I made a royal rookie mistake when I first wrote about the wedding of Catherine Middleton and Prince William. I assumed because Kate married a prince, she was now Princess Catherine, but I was wrong. Her official title, given to her by Queen Elizabeth, is:
Her Royal Highness The Duchess of Cambridge, Countess of Strathearn and Lady Carrickfergus.
It’s a mouth-full, and the word “princess” is no where to be found. Also, Carrickfergus! Ha!
Lately I’ve noticed publications referring to Princess Kate, and even mention of her becoming queen, especially with Spain’s Princess Letizia Ortiz on the fast-track to queen. That’s her: Yeah, I’m gonna be queen. And you displease me. face.
As for the the confusion around Kate’s title, that’s fair enough, as this is confusing stuff. But Queen Kate/Catherine won’t necesarily happen. The rules of British hierarchy aren’t clear-cut, so I’ve tried my best to sort them out. Some facts of note.
- A spouse does not automatically get an equivalent title to the royal they marry, though some royal experts say there’s historical precedent that the woman takes the title rank of her royal husband.
- The husband of the current Queen of England is not a king. His title is Prince Philip, Duke of Edinburgh. For some reason, husbands of monarchs have no rights to a title, and Prince Philip, who was born a prince, lost the title of prince when marrying Elizabeth for a time. Eventually, she officially gave him the title of “prince.” And for fun, here they are on their wedding day!
- Prince Charles’ wife, Camilla, currently isn’t a princess either. Her full title is Her Royal Highness The Duchess of Cornwall, Duchess of Rothesay, Countess of Chester, Dame Grand Cross of the Royal Victorian Order.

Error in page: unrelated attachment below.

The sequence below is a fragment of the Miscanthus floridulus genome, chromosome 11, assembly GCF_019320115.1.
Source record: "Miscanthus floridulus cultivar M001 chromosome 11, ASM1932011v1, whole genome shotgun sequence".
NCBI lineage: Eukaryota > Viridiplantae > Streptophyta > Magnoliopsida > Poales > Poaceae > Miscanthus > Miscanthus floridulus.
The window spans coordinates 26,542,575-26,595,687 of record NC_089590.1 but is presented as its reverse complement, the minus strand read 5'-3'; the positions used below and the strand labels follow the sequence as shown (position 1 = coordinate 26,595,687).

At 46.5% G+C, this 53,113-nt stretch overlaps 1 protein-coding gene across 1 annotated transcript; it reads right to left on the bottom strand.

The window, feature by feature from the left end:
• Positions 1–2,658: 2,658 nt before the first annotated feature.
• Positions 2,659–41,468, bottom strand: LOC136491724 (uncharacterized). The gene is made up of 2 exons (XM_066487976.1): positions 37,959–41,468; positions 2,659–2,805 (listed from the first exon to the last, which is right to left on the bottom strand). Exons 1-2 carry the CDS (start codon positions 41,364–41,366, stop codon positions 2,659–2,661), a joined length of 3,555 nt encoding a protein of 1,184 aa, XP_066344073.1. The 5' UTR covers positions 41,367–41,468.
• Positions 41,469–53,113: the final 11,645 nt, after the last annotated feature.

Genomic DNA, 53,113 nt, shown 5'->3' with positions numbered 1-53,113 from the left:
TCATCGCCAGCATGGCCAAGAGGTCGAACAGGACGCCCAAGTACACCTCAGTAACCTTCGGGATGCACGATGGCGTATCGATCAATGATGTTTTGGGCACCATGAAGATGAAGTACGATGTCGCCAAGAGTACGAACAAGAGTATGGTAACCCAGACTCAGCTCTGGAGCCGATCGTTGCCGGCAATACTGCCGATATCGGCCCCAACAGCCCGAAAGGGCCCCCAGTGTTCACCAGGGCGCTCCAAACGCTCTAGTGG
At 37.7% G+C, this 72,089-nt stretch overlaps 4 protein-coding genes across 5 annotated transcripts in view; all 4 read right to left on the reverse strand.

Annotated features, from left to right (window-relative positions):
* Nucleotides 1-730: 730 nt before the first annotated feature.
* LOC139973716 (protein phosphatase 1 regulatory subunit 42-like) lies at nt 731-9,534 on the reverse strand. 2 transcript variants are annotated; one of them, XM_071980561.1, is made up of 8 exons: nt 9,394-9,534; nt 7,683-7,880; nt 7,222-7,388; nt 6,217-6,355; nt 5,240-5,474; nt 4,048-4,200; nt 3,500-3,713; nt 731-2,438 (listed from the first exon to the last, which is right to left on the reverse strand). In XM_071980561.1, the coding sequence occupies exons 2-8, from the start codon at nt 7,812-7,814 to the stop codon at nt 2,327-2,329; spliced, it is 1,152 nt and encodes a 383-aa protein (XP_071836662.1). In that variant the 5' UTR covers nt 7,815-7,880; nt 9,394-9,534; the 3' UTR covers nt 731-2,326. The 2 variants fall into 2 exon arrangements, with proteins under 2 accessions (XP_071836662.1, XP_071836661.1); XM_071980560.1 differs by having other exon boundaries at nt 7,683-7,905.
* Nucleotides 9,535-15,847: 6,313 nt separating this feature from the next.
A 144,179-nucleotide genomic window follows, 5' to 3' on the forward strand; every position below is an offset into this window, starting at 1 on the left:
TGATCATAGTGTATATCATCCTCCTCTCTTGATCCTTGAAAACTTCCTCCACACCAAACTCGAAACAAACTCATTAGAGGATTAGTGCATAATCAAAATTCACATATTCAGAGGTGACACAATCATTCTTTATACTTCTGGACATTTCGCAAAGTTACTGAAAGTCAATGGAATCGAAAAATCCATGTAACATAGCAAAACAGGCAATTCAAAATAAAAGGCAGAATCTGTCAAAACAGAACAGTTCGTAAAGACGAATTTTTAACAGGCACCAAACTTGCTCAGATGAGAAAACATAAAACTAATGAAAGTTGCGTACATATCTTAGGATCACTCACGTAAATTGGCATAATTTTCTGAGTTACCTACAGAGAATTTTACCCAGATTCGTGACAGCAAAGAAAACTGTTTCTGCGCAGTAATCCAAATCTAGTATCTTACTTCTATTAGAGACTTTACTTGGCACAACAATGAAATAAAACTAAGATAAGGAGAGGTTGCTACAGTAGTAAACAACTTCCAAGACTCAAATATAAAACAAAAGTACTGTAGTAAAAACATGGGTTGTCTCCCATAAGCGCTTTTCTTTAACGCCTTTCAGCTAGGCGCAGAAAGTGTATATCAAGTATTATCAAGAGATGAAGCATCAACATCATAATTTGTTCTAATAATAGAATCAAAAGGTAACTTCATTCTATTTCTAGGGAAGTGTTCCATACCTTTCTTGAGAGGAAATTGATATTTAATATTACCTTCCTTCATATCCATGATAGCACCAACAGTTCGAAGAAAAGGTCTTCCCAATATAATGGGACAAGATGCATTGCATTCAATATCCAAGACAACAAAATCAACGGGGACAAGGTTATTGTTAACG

- It has been declared that Camilla will take the title Princess Consort if Prince Charles becomes king. For the record “consort” means “spouse or companion.”
- Diana Spencer, Charles’ first wife, was the Princess of Wales, yet the popular styling of “Princess Diana” is technically incorrect. It sounds like this title has to be given to you, like all other titles. You can’t just move the title “princess” from the end of your name to the beginning.
- In general, you need to be born a princess. The queen can bestow the title of “princess” on you, but it doesn’t appear to be her preference.
- Just to confuse things, Kate Middleton listed her occupation on the birth certificate of her son as “Princess of the United Kingdom” because she’s entitled to use the name of her husband. So you could call her Princess William of Wales — this is why she can also be Princess of the United Kingdom according to Buckingham Palace, which doesn’t sound like the same thing to me, but oh well — but they make a point to say she’s still not Princess Catherine. There’s some chatter that maybe Prince William decided Catherine is a princess, and put it on baby George’s birth certificate to push the issue.
- Currently, the wife of a king becomes queen consort, but there’s a general push for all females spouses of kings to become princess consort. It looks like the latter might likely be Kate Middleton’s title too.
I determined all this from a lot of Googling. I tried to be as accurate as possible, but I wouldn’t be surprised if I misunderstood something along the way. So if you’re a royal expert, by all means, please correct me in the comments!
Information sources: Is Kate Middleton a Duchess or a Princess?, Why Kate May Never Become Queen, Kate Middleton: Why Be a Duchess When You Can Be a Princess? and Why Buckingham Palace should apologise for misleading the world on ‘Princess Kate’
Photos via Wikipedia entries for Catherine, Duchess of Cambridge , Letizia, Princess of Asturias CC BY-SA 3.0) as well as How the Queen lost her heart slow dancing to a show tune from Oklahoma!
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